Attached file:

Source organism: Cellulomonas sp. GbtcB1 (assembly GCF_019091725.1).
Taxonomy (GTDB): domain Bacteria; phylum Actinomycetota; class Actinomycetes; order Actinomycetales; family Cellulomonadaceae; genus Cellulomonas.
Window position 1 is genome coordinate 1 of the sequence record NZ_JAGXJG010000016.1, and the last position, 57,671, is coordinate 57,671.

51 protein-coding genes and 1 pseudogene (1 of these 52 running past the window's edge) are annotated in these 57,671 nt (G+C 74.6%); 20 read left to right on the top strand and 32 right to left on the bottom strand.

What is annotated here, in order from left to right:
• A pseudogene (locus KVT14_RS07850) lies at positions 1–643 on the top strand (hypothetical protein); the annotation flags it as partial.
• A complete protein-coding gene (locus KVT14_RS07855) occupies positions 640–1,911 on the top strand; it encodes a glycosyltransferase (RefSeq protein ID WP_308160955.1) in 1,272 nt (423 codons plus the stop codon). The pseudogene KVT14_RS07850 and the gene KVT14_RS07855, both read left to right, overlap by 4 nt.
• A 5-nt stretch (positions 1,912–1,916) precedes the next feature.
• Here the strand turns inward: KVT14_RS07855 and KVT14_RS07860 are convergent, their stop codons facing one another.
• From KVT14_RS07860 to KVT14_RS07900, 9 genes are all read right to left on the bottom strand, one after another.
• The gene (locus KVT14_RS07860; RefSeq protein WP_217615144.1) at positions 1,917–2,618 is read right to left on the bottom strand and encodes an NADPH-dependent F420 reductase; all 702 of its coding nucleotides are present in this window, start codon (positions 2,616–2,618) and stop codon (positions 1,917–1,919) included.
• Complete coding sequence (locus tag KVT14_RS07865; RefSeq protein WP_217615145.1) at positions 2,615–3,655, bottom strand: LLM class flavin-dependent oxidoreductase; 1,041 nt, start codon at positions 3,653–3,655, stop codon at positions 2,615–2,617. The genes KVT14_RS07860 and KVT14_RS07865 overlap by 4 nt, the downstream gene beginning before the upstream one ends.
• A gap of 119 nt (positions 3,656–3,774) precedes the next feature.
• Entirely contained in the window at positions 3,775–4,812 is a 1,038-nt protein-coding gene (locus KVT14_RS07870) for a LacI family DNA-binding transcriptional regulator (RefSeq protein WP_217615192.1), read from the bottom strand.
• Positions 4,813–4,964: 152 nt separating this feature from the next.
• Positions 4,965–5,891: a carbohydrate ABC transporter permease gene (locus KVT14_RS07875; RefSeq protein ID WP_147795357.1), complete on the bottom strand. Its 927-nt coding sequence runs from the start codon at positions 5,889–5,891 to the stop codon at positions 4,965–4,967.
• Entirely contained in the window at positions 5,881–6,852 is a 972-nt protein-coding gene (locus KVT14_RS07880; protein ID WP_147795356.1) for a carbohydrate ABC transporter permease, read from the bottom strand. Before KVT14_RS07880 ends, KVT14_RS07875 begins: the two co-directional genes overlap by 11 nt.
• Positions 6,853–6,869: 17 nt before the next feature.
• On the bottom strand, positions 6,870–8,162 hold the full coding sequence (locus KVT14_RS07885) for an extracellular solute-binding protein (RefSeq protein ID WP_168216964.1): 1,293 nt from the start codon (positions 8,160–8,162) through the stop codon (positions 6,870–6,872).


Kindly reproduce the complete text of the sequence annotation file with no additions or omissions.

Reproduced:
Source organism: Cellulomonas sp. GbtcB1 (assembly GCF_019091725.1).
Taxonomy (GTDB): domain Bacteria; phylum Actinomycetota; class Actinomycetes; order Actinomycetales; family Cellulomonadaceae; genus Cellulomonas.
Window position 1 is genome coordinate 1 of the sequence record NZ_JAGXJG010000016.1, and the last position, 57,671, is coordinate 57,671.

51 protein-coding genes and 1 pseudogene (1 of these 52 running past the window's edge) are annotated in these 57,671 nt (G+C 74.6%); 20 read left to right on the top strand and 32 right to left on the bottom strand.

What is annotated here, in order from left to right:
• A pseudogene (locus KVT14_RS07850) lies at positions 1–643 on the top strand (hypothetical protein); the annotation flags it as partial.
• A complete protein-coding gene (locus KVT14_RS07855) occupies positions 640–1,911 on the top strand; it encodes a glycosyltransferase (RefSeq protein ID WP_308160955.1) in 1,272 nt (423 codons plus the stop codon). The pseudogene KVT14_RS07850 and the gene KVT14_RS07855, both read left to right, overlap by 4 nt.
• A 5-nt stretch (positions 1,912–1,916) precedes the next feature.
• Here the strand turns inward: KVT14_RS07855 and KVT14_RS07860 are convergent, their stop codons facing one another.
• From KVT14_RS07860 to KVT14_RS07900, 9 genes are all read right to left on the bottom strand, one after another.
• The gene (locus KVT14_RS07860; RefSeq protein WP_217615144.1) at positions 1,917–2,618 is read right to left on the bottom strand and encodes an NADPH-dependent F420 reductase; all 702 of its coding nucleotides are present in this window, start codon (positions 2,616–2,618) and stop codon (positions 1,917–1,919) included.
• Complete coding sequence (locus tag KVT14_RS07865; RefSeq protein WP_217615145.1) at positions 2,615–3,655, bottom strand: LLM class flavin-dependent oxidoreductase; 1,041 nt, start codon at positions 3,653–3,655, stop codon at positions 2,615–2,617. The genes KVT14_RS07860 and KVT14_RS07865 overlap by 4 nt, the downstream gene beginning before the upstream one ends.
• A gap of 119 nt (positions 3,656–3,774) precedes the next feature.
• Entirely contained in the window at positions 3,775–4,812 is a 1,038-nt protein-coding gene (locus KVT14_RS07870) for a LacI family DNA-binding transcriptional regulator (RefSeq protein WP_217615192.1), read from the bottom strand.
• Positions 4,813–4,964: 152 nt separating this feature from the next.
• Positions 4,965–5,891: a carbohydrate ABC transporter permease gene (locus KVT14_RS07875; RefSeq protein ID WP_147795357.1), complete on the bottom strand. Its 927-nt coding sequence runs from the start codon at positions 5,889–5,891 to the stop codon at positions 4,965–4,967.
• Entirely contained in the window at positions 5,881–6,852 is a 972-nt protein-coding gene (locus KVT14_RS07880; protein ID WP_147795356.1) for a carbohydrate ABC transporter permease, read from the bottom strand. Before KVT14_RS07880 ends, KVT14_RS07875 begins: the two co-directional genes overlap by 11 nt.
• Positions 6,853–6,869: 17 nt before the next feature.
• On the bottom strand, positions 6,870–8,162 hold the full coding sequence (locus KVT14_RS07885) for an extracellular solute-binding protein (RefSeq protein ID WP_168216964.1): 1,293 nt from the start codon (positions 8,160–8,162) through the stop codon (positions 6,870–6,872).